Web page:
There are four players, who won first-team All-Ohio honors. They are: Earl Thomas, Dick Messner (twice), Bill Rogers (twice), and Ken Sidle. Three cagers were second-team All-Ohio, and they are: Ted Jacobs, Max Messner, and Tom Malone. The mantle of Ashland’s leading scorer has passed from Clarence' Dick Miller to Raymond Plank to Cresco “Nip” McHose to Ray Miller to Earl Thomas to Bob Sprague to Vince Barr to Ted Jacobs to Dick Messner to Bill Rogers to Ken Sidle to Max Messner to Steve Petee and to Chad Honaker.
There have been 22 head coaches throughout the Century of Arrow basketball with some distinguishing achievements. Cloyce Taylor had the most wins (157) and one of the best winning percentages (82.6%). Jim Barr coached the most games (11 years) and three CCC’s. Tony Lonero had the best winning percentage (85.4) plus taking two teams to State. Rosie Starn had three league titles and one team to the State. Harry Barnhart built the foundation for a winning tradition by developing the “Seconds” or what we know as JVs, plus he had three NCO crowns. A.L. Buckner, also, had three NCO titles and one team to the State. George Valentine had the highest scoring teams in AHS history. Sam Marchio was another coach with three league championships. Doug McDonald had the most championships (7) four-conference crowns and three Sectional titles. It was the Jody Peters team that won the 1000th game. Chris Stokes returned to the glory-days of years gone-by by taking two teams to the Regional tournament and winning the final OHC title.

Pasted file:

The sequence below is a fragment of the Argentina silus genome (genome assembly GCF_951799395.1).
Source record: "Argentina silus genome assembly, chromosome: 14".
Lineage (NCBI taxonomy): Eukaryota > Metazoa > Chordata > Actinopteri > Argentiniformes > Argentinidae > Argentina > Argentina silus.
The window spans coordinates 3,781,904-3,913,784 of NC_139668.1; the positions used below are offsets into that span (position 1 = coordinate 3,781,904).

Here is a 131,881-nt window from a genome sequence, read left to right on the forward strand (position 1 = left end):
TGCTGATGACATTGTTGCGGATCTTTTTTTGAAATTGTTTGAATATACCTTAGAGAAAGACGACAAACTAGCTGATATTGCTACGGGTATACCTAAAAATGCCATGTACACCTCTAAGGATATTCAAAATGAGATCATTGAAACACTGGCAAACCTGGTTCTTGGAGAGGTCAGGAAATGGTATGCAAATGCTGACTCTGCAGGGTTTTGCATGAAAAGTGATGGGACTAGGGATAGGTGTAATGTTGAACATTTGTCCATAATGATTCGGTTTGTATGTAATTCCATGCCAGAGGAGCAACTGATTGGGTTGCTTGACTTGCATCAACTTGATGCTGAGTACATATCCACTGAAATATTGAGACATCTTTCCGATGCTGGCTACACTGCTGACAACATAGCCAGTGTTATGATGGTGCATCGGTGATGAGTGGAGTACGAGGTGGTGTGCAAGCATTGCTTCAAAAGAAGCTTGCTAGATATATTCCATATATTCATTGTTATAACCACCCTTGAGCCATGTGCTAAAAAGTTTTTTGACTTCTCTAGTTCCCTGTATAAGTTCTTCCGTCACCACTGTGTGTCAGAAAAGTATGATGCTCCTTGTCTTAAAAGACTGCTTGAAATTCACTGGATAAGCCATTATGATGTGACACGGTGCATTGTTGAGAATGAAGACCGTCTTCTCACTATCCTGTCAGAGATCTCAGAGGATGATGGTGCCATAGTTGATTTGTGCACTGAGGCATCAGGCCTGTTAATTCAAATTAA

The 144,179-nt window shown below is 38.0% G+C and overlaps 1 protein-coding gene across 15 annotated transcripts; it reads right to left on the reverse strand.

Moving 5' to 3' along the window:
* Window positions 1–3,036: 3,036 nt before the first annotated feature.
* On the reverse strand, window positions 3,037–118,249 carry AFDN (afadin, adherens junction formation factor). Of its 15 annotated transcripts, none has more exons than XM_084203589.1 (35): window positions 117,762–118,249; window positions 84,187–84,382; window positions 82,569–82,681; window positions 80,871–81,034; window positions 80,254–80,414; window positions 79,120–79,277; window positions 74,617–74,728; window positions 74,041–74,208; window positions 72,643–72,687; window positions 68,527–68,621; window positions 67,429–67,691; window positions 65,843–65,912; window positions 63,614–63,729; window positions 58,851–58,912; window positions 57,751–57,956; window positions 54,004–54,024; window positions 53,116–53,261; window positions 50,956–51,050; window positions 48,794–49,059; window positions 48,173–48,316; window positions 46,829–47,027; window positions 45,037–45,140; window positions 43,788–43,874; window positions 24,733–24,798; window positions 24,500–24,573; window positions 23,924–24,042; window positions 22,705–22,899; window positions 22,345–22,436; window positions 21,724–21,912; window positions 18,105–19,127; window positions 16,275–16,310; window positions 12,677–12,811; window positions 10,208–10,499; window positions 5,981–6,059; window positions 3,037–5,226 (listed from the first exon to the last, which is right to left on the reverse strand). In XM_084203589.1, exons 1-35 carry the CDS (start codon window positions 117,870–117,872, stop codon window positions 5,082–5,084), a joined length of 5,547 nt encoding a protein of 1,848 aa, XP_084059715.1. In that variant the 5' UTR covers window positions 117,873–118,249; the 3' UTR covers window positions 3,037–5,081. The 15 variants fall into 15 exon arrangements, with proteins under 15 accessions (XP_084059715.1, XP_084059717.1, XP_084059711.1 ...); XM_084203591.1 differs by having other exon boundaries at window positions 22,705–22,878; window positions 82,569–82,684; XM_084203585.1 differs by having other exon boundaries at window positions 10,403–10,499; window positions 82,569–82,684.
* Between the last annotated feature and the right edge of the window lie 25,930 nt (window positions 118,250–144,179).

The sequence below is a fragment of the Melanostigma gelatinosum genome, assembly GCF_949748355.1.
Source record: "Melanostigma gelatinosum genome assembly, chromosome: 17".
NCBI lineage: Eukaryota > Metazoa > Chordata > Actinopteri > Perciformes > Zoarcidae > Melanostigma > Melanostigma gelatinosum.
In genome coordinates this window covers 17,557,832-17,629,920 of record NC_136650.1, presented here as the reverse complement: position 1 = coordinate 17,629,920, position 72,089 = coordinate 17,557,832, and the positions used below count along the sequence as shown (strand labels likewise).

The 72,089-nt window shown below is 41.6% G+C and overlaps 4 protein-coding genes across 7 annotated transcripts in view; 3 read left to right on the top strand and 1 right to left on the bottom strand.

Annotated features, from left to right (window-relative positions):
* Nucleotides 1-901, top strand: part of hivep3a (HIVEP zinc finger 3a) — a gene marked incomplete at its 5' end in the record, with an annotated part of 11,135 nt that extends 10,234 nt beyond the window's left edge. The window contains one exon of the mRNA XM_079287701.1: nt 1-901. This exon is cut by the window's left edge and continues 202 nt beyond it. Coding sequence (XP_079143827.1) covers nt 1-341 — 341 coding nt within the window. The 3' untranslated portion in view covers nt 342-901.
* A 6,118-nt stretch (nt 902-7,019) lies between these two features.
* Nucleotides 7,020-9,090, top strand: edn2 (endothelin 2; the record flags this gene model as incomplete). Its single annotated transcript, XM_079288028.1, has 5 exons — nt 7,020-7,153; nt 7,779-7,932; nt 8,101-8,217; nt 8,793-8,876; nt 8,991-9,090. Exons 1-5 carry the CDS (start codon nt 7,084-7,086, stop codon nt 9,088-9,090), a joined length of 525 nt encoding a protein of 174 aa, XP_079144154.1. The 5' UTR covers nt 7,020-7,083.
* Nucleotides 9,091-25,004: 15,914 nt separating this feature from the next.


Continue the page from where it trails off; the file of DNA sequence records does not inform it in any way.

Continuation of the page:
The teams with the best records (20-2) are the Dick Messner-led 1947-48 cage unit and the Ken Sidle-led 1953-54 squad. The longest winning streak was 13 twice by the 1967-68 team and the start of the 1969-70 season, although Tony Lonero’s teams had 16 straight regular season wins over two years. That team led by Bob Sprague, also, won 18 straight North Central Ohio League games and made the Cleveland Plains sports page. The Arrows had six consecutive Cardinal Conference championships between 1967-73 and an 18-game CC string during that period. Also, in the midst of that era the A’s won 29-consecutive home games in Arrow Arena between 1967 and 1969. The 1932 team of Earl Thomas and the Red Lantern fame advanced to the Final Four, which was farthest that any AHS team made it on the OHSAA trail.
The register of AHS basketball players, who distinguished themselves with college careers, still grows. Nip McHose began the tradition by starring at Stanford. Earl Thomas, Ted Jacobs, and Ken Sidle played at Ohio State. Ashland College/University benefited with a long list of AHS cagers like: Dod Paxton in the 20’s; Bud Plank, Bob Sprague, Virg Scobey, Bus Hockensmith in the 30’s; Vince Barr, Don Debrus, and Dick Cooper in the 40’s; and the roll call continued with Jim Runyon, Randy Emmons, John Smith, and now Greg Emmons. Other stars re-wrote records like: Ray Miller at Wooster, Dick Messner at Wheaton, Bill Rogers at Bowling Green, and Dave Brubaker at Mount Union. This log hasn’t include the Query brothers at Wooster, Max Messner at Cincinnati (who played with the great Oscar Robertson), Mark Humrichouser at Capital, Dave Honaker at Alderson-Broaddus, Jason Hess at Malone, Matt Schlingman at Wooster, and Mark Hess at Mt. Vernon Nazarene.
Finally, this website needs a list of resources and credits. First is the renowned “green book” of Sid Boyd’s annals with scores and participants, which appears to be in collaboration with T-G sports editor Bill McKee’s records. One clarification needs to be inserted at this point. For most of the recorded history of AHS basketball 1909 was the initial season. However, the Yearbooks and the Ashland Press/Times-Gazette microfilms have team pictures and games beginning in the 1907-08 season. Thus someone will shortly surmise that the Lexington win wasn’t clearly the 1000th victory. True, but to the best of the Athletic Department’s knowledge and archives at that time, it was the 1000th win on record.